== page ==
The Geelong location will put Quickstep near some of the country’s best brains in composites, being close to the recently-opened Deakin University Carbon Nexus research facility, headed by Associate Professor Bronwyn Fox.
It will also see the composites technology company continuing its relationship with Deakin, which goes back well over a decade. The university currently has two PhD students, working on Quickstep-related projects.
“The fact [is advantageous] that now you have really this cluster of companies in terms of carbon on one side, the university on the other, and a very strong department in composites, you have companies that are more and more in there, you have people with a very good background in the car industry,” said Odouard.
“You have a lot of knowledge in terms of automation in the automotive industry, so you can actually get all this at your fingertips.”
Also in the neighbourhood will be promising carbon fibre wheel manufacturer Carbon Revolution.
As many have noted, carbon fibre is expected to play a major role in Geelong’s industrial sector as it transitions to a post-Ford environment in 2016. It’s no coincidence that the first beneficiary of the GRIIF grant scheme was Carbon Revolution.
Quickstep obviously wants to play a major role in Geelong’s composites future, but its core business remains in contract manufacturing in aerospace, where it is a supplier to four of the biggest five manufacturers.
Its main source of revenue is the $US 300 billion Joint Strike Fighter F-35A Lightning II project, for which it delivered its first shipment in February 2013.
“Without the JSF program we'd probably still be an R&D outfit in Perth with about eight employees,” executive chairman Tony Quick candidly told the ABC in June last year.
Quickstep recently signed a $US 139 million deal to deliver 700 vertical tail sets in April, and revenues have increased over the last three years as work on the JSF (and the Super Hercules C-130J) has climbed.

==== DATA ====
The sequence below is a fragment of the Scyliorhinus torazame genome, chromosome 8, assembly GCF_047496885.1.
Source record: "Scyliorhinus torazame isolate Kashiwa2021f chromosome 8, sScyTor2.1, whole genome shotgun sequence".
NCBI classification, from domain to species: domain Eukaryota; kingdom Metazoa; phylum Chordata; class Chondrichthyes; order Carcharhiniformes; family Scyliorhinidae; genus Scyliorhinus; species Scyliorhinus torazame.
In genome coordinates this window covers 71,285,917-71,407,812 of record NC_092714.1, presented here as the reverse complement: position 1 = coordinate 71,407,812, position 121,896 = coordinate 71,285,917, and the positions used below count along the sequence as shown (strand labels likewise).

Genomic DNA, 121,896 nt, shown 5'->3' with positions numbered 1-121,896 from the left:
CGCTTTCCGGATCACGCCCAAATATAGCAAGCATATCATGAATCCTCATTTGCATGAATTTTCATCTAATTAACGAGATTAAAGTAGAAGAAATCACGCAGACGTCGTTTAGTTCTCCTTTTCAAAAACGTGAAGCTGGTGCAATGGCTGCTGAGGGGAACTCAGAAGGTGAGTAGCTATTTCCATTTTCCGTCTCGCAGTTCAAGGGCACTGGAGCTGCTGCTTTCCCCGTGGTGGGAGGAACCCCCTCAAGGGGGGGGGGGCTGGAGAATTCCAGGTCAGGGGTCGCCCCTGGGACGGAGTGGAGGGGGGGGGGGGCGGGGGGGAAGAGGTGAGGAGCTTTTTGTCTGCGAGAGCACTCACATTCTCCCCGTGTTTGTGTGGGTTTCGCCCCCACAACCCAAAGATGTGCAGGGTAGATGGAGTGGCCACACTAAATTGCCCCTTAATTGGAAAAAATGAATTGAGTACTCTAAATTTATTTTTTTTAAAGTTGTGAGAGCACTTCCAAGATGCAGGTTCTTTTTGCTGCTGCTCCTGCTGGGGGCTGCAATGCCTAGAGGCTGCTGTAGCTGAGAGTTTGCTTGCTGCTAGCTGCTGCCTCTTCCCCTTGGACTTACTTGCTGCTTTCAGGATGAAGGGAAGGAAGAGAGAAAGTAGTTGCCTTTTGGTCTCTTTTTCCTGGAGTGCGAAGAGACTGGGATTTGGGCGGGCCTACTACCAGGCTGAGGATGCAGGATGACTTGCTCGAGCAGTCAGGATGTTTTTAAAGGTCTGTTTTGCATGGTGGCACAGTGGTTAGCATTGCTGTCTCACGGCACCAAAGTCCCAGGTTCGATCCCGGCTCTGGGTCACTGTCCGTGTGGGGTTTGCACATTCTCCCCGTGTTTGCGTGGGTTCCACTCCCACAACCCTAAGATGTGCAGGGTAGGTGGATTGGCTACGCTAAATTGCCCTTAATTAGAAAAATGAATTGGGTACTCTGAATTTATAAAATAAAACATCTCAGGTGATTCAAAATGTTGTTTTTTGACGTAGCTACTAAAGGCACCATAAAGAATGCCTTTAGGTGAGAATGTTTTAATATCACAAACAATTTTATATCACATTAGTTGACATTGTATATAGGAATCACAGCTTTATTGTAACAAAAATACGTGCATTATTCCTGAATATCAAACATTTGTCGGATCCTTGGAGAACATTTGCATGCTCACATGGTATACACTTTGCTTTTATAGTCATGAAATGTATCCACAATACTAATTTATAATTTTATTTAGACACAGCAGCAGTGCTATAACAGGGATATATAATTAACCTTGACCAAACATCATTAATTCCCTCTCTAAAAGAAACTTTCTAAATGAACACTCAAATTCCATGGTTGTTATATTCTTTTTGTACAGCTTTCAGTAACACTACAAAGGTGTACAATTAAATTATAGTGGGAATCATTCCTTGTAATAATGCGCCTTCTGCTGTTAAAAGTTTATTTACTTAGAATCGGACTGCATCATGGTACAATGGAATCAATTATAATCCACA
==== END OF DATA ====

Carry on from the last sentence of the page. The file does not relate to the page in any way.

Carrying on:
It's a long way from Quickstep's beginnings, which go back to an inventor named Neil Graham, in whose head a metaphorical lightbulb went off while he was taking a bath a long time ago. His idea: using fluids instead of the slow, energy-hungry autoclave process to heat and cure composites.
The journey from concept, to development (including with the CSIRO in the 1990s), to incorporation to commercialise the Quickstep process in 2001, to here has been a long one. And another milestone is expected shortly as the firm targets being cash flow positive in FY2015.
Does Odouard (who joined the company in 2008) have any advice for manufacturers who – like Quickstep – might have a game-changing innovation on their side but who are daunted by the many challenges in front of them?
“Don’t be impatient is my advice,” he said with a chuckle.
“Because it takes time and you need to be able to establish yourself and demonstrate that your technology is working; then you need to meet people, to be facing customers and discussing with them and travelling.
Being in Australia, there’s the trouble of isolation, so you also shouldn’t be afraid to travel wherever and whenever it’s needed.
“Talk to the customer and understand what their problem is,” he offered.
“If you don’t understand their problems, you just pitch the technology, nine times out of 10 you’re just wasting your time: because you’re not answering their questions, their problems.
“And the big problem is getting them to express their problems. And design a solution with them to suit their needs. All of that’s just marketing 101, I suppose. [laughs]”
Slider image: YouTube/Victoria Bowen-Miller